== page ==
Thursday, June 09, 2011

The rise and fall of Baba Ramdev

If Baba Ramdev's followers are dwindling, post Ramlila grounds, blame it on Hinduism. Hindus have problems gathering around a religious leader, as a religious leader. They quickly transform the person, saffron robes, notwithstanding, to a specialist healer, magician and personal good luck charm. Hindus, therefore, make bad devotees but good clients.

As tradition tells us, Hindus are not given to collective sentiments in their religious observances. The concept of a church or congregation is foreign to them. This is why one can be a pious Hindu yet never set foot in a temple. To be able to host an at- home with your own customised guru is the ultimate Hindu fantasy. This would not work for Muslims, Sikhs or Christians. The idea of a ' communion' is essential in these religions.

Amongst all the pop yogis, Baba Ramdev is probably the best known because he comes on television and, in full view, contorts his body convincingly. Most people in saffron are overweight, and cannot pull in their diaphragms and expose their ribs the way the Baba can. As yoga trooping Indians tend to be potbellied, they look at him with awe.

But, at the end of the day, Baba Ramdev remains a yoga expert. What does this make those who attend his yoga sessions? Clients or devotees? Clients, decidedly. None of them want to be beaten up by the police or have an income tax raid on their humble businesses. At the first sight of pain, they will boot the camp and go home.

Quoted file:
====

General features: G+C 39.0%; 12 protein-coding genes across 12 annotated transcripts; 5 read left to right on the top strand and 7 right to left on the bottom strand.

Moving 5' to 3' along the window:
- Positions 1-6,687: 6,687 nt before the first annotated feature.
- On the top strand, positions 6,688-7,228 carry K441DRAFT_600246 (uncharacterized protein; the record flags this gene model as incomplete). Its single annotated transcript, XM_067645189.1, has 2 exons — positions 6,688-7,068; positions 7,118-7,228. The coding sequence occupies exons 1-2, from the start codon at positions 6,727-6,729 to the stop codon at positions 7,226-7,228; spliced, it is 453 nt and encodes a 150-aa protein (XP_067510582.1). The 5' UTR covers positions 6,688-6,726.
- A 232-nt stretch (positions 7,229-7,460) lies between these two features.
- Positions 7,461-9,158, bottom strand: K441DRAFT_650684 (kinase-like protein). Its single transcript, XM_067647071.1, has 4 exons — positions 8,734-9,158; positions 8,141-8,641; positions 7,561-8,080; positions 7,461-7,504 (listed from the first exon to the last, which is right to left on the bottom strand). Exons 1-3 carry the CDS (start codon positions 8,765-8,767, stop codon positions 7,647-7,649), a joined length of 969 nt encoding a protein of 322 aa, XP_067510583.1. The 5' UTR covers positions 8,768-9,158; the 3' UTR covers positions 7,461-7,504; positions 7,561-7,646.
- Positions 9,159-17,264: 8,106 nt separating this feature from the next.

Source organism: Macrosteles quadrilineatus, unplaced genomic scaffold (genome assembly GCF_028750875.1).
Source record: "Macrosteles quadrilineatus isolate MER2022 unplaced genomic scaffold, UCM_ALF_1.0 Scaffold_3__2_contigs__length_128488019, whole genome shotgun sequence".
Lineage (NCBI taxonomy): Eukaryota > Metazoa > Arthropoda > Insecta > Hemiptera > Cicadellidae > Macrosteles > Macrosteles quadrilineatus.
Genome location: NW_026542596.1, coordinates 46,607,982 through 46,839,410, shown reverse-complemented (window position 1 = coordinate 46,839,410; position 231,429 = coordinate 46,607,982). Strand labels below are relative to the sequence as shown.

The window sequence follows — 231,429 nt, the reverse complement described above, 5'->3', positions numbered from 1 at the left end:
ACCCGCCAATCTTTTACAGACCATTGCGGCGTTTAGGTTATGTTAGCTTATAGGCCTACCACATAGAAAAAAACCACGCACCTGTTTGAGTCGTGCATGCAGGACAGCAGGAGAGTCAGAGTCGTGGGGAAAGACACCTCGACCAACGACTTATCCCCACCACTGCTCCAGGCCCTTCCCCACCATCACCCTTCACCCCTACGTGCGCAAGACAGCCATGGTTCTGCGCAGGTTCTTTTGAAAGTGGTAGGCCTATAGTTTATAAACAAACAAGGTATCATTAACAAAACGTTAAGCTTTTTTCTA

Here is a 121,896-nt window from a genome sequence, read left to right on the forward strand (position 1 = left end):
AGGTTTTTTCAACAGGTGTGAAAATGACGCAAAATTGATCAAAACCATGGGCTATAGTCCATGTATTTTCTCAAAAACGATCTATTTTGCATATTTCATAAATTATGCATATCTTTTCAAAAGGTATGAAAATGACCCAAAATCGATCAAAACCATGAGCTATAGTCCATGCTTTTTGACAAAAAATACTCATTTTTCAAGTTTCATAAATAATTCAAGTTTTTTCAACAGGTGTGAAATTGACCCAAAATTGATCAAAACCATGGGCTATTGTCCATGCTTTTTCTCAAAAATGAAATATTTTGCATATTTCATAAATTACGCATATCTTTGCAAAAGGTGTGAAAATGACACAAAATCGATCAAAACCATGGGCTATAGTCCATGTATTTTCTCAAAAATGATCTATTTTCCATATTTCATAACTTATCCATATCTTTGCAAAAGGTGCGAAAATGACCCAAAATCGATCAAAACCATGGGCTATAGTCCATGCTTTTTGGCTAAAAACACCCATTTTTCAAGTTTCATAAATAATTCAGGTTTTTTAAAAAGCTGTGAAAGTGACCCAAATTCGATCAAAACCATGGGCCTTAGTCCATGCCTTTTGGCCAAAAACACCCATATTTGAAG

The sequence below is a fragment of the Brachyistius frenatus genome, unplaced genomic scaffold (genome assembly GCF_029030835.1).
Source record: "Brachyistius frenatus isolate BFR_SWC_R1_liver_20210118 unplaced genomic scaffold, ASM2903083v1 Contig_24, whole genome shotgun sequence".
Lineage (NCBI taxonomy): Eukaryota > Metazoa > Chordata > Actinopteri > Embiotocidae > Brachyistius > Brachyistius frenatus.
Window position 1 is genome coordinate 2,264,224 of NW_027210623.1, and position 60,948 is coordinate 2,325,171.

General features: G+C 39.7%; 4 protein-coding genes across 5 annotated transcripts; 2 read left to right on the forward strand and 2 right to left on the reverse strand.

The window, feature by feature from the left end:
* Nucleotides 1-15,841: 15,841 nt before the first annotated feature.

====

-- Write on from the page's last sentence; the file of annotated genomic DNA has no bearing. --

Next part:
If only politicians were to acknowledge the fact that Hindus are not saffron driven outside of the saffron domain our public life would have been less opaque. Hindus may flock to Kumbh Melas in large numbers, even go hysterical when Lord Jagannath gets an annual day out. But for every 100 Hindus in such carnivals a million and more stay back home. This is not because they are irreligious or against superstition, far from it. It is simply because it is too much effort; besides there is the store to run.

The low turnout at Baba's Haridwar ashram these days is because his clients are horrified at the prospect of pain without gain. This is exactly the opposite of what attracted them to the man in the first place. But, as the issue has now become political, they would rather stay home and watch Ramdev's re-runs on TV. For most of them, Baba Ramdev is the Bruce Lee of yoga, and that is how they would want him to be.
Dipankar Gupta in India Today. More Here

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